Category Archives: inspirational

Flowers, Life and Writers’ Block

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This is something I wrote when I was 20 years old and at a loss for words (for once). To deal with my sudden disconcerting writer’s block, I came up with this:


I want to write about flowers. I want to write about how they are beautiful, about how they are symbolic, about how, no matter what, they are in some way appropriate for the mood, depending upon their type, depending upon their color, and depending on their season. I love flowers. I wish I was a flower. I am a weed.

I want to write about coffee mugs. I want to write about how, no matter what, you can always tell the comfort level of a household by what type of coffee mugs are in the house. You can see where people have been, if they are grandparents, if they are mothers or if they know people who have been to NYC or Las Vegas. I love how you can tell if they have or want a sense of humor, how old they are, how much they drink coffee, how much coffee they drink at a time, if they like tea, if they like personalized coffee mugs with photographs and names written on them, or if they like the standard school-system coffee mug that comes as a complimentary gift through active participation in PTO, SAC, or faculty.

I want to write about pasta. I want to write about how you can tell a person’s eating preferences and attitudes towards life through the types of pasta you find in their pantries. I love how you can predict raman noodles in a college dorm or apartment, I love how you can catch spaghetti or cavatapi  in any ethnic house hold, how mac and cheese is found in the home of a child or a bachelor, and how women collect far too much of it during the rainy season.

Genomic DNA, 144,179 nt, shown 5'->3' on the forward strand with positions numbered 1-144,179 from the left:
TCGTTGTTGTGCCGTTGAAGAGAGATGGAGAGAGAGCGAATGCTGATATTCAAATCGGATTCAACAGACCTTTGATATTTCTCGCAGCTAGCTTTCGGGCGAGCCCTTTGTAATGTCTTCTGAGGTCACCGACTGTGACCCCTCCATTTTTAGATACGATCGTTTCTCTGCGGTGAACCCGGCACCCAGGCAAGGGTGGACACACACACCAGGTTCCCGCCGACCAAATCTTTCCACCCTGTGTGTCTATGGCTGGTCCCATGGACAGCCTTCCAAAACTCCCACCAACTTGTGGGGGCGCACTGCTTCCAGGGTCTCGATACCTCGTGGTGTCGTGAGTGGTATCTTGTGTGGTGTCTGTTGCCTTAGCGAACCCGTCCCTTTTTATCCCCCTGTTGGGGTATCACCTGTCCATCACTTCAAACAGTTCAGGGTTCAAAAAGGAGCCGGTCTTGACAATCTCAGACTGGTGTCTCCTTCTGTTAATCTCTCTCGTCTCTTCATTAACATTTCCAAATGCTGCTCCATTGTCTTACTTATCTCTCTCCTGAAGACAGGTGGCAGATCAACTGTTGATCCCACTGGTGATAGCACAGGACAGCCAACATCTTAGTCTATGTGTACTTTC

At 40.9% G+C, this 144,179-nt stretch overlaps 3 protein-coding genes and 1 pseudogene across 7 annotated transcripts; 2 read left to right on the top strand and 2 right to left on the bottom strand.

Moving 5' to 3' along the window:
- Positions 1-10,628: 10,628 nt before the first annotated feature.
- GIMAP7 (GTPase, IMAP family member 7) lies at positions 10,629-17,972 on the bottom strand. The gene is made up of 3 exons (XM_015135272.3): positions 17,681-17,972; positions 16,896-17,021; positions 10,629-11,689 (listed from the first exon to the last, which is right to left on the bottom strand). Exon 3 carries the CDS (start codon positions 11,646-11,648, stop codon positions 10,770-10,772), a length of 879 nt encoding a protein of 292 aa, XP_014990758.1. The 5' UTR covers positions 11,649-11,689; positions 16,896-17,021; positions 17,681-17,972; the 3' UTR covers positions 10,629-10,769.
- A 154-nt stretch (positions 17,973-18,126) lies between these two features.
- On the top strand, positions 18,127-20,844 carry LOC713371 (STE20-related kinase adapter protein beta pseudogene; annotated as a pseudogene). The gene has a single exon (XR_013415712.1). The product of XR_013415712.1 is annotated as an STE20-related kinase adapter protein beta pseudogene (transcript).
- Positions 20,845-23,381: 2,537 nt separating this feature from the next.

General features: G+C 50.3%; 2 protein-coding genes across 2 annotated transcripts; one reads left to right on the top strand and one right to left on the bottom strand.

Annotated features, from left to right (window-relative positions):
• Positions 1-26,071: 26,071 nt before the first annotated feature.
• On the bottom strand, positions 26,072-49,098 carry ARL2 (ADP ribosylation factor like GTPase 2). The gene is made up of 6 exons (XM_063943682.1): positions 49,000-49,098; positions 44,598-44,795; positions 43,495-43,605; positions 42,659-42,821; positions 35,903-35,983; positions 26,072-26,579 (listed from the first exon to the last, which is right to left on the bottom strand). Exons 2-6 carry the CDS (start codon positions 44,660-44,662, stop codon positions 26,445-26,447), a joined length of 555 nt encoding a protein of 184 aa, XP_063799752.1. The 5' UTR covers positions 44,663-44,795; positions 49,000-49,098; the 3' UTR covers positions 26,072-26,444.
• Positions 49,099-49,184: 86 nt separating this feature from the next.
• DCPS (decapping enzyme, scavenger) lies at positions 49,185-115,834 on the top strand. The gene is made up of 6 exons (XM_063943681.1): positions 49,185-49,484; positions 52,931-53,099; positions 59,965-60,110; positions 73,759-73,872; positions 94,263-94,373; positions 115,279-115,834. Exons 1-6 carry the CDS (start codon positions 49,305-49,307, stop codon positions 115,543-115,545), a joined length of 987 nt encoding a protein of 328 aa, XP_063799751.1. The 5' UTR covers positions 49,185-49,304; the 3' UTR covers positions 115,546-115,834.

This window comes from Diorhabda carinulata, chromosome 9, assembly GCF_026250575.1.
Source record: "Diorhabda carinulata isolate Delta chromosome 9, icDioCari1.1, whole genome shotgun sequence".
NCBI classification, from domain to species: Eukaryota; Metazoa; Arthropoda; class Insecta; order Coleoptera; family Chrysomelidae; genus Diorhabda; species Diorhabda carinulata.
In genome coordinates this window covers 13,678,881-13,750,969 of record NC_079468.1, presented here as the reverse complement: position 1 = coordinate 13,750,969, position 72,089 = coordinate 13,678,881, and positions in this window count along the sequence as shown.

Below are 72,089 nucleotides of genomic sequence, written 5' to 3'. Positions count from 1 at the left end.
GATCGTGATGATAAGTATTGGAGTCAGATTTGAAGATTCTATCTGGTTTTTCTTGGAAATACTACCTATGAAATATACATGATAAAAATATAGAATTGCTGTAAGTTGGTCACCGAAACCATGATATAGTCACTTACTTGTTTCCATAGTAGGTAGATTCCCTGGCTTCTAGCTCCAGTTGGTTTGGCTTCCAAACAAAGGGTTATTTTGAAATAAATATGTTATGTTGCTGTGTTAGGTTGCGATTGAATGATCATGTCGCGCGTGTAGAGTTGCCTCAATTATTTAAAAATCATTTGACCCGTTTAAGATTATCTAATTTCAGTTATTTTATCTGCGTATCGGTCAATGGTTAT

I want to write about pancakes, about how it’s different to wake up when it’s raining versus when it is sunny, about how the dust in the air is only evident around light fixtures, and about how, for some reason, everybody at one point or another, searches in a card shop for generic “thank you” cards with amazing, meaningful sentiments.

I want to write about how, for some reason, it takes people moving away before they come together, and I want to write about what it feels like to realize that I’m a twenty year old who wants to be married and retired and content with somebody who is not only my love, but my companion above all. I want to write about what it is like to watch a father and son wrestle in a pool during summer, about what it is like to see a mother watch her child graduate, about what it is like to see two people who have been married for over twenty years sit down together by a fire and drink wine and laugh about day to day activities that don’t mean much, but make up their lives enough to be incredibly important and wonderful.